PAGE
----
Tuesday, July 31, 2007

That Infernal Road, Paved With Good Intentions...

Eric, the head auditing guru at Microsoft, posted today on his blog that he is receiving an ever-increasing number of complaints on the lack of documentation regarding the new Event IDs in the Windows Vista™ security log. Specifically, he says that our earlier post "complains" about how sometimes the "add 4096" rule works in Vista's security log, but not in all cases.

With that background, let me take some time here to clarify our original comments and attempt to speak to the source of the frustration Eric is hearing from log management vendors, log scripting enthusiasts, and security admins.

First off, our earlier post on the 4096 offset trick in Vista was not a complaint in so much as it was an attempt to draw attention to a very significant change in the Windows Vista security log. Keep in mind, while Microsoft has made subtle changes to security events ever since Windows NT, the changes in auditing from Windows® NT to Windows 2000 to Windows XP to Windows 2003 are nowhere near as complex as the changes from Windows 2003 to Windows Vista and the forthcoming Windows Server 2008™.

Expanding on this, the complete renumbering of security events in Vista is just the tip of the iceberg. Compounding this trauma of sorts is:

A.) A completely new logging file format, the EVTX file
B.) A completely new API that is used to manage these EVTX files
C.) New, different auditing categories (Tasks) in the Vista security log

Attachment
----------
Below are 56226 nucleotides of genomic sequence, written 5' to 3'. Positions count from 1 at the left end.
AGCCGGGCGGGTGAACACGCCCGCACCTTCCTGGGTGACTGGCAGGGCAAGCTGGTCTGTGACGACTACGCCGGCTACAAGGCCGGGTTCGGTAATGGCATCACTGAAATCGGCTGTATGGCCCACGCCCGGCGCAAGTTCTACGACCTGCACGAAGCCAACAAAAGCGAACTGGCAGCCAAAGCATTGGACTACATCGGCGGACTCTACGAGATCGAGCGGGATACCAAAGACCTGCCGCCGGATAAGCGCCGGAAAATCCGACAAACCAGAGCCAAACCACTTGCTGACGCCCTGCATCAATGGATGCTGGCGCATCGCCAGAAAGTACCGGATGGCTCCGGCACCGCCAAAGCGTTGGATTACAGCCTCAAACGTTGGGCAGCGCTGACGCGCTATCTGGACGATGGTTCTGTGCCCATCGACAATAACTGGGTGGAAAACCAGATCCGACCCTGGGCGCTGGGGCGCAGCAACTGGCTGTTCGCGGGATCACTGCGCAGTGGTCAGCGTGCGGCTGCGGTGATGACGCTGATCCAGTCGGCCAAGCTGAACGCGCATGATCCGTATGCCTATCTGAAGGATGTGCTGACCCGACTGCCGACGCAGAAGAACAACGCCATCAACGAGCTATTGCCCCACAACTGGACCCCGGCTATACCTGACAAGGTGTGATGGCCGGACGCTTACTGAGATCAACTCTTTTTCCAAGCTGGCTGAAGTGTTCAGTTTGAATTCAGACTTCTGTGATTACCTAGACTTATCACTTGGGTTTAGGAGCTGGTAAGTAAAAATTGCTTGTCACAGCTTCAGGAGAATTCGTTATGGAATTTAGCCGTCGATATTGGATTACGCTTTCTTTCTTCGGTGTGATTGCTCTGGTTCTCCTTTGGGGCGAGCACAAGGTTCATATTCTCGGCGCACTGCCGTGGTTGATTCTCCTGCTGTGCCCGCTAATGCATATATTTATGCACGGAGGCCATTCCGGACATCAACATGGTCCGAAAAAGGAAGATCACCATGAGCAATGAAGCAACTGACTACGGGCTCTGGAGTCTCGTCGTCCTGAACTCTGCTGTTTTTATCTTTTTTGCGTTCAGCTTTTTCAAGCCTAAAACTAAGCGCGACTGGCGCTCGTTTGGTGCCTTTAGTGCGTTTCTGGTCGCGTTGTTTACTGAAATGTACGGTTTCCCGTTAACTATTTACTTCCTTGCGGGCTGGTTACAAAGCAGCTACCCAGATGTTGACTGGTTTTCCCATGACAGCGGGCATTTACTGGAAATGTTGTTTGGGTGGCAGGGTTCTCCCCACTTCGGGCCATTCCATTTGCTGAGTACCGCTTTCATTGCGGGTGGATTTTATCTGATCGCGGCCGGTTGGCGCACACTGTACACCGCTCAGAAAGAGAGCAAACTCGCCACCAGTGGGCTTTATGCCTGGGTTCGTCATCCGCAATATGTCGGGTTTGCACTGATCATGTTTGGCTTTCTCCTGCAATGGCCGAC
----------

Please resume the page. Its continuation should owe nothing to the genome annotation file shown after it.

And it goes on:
D.) Shifting of user account information out of the User field altogether in security events
E.) Other changes to the "traditional" log fields that were present in the legacy EVT files (e.g. the Level/Type field)
F.) Other issues related to forward and reverse compatibility as it relates to log management on pre-Vista and Vista.
... etc

That being said, we know that Eric is not responsible for all of these changes. He did not create the new EVTX log format or the API used to access it, for instance.

Collectively, though, all of these challenges together are most likely frustrating third-party log management vendors, as well as the admins who have developed scripts to automate security event management. Unfortunately, it would appear that Eric is getting the brunt of that frustration. Perhaps he should post contact information for the team at Microsoft that developed the Crimson logging format and accessory APIs so that constructive criticism and questions can be more properly distributed.

At Dorian, our approach is to adapt and innovate around the changes to Microsoft Vista's new logging format and auditing system, and we are proud of our efforts to date. Still, we hear every day the issues that small and medium sized businesses face regarding log management, often directly due to compliance regulations. Not every organization has the budget or resources needed to procure a commercial log management package, and for those facing a complete rearchitecture of their log automation scripts in Windows Vista and Windows Server 2008, those limited resources just got stretched even tighter.

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